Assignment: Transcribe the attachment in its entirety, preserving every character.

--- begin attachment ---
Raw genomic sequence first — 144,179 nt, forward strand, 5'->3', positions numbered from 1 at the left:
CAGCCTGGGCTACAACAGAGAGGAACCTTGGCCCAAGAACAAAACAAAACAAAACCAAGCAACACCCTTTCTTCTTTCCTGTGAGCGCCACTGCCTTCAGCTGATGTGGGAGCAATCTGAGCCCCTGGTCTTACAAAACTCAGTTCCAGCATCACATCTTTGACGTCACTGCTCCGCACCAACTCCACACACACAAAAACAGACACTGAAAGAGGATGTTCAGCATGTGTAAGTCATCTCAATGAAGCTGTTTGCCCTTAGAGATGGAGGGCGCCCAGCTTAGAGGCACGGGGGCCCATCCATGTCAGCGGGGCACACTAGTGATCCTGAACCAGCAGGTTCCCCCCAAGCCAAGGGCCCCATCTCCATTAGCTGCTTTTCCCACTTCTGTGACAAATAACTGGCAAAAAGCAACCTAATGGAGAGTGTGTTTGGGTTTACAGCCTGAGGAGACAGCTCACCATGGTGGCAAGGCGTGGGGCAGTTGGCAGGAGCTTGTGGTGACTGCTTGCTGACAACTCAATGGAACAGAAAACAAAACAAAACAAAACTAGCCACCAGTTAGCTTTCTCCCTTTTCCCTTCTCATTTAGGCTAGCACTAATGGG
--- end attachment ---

Raw genomic sequence first — 144,179 nt, forward strand, 5'->3', positions numbered from 1 at the left:
CAGCCTGGGCTACAACAGAGAGGAACCTTGGCCCAAGAACAAAACAAAACAAAACCAAGCAACACCCTTTCTTCTTTCCTGTGAGCGCCACTGCCTTCAGCTGATGTGGGAGCAATCTGAGCCCCTGGTCTTACAAAACTCAGTTCCAGCATCACATCTTTGACGTCACTGCTCCGCACCAACTCCACACACACAAAAACAGACACTGAAAGAGGATGTTCAGCATGTGTAAGTCATCTCAATGAAGCTGTTTGCCCTTAGAGATGGAGGGCGCCCAGCTTAGAGGCACGGGGGCCCATCCATGTCAGCGGGGCACACTAGTGATCCTGAACCAGCAGGTTCCCCCCAAGCCAAGGGCCCCATCTCCATTAGCTGCTTTTCCCACTTCTGTGACAAATAACTGGCAAAAAGCAACCTAATGGAGAGTGTGTTTGGGTTTACAGCCTGAGGAGACAGCTCACCATGGTGGCAAGGCGTGGGGCAGTTGGCAGGAGCTTGTGGTGACTGCTTGCTGACAACTCAATGGAACAGAAAACAAAACAAAACAAAACTAGCCACCAGTTAGCTTTCTCCCTTTTCCCTTCTCATTTAGGCTAGCACTAATGGG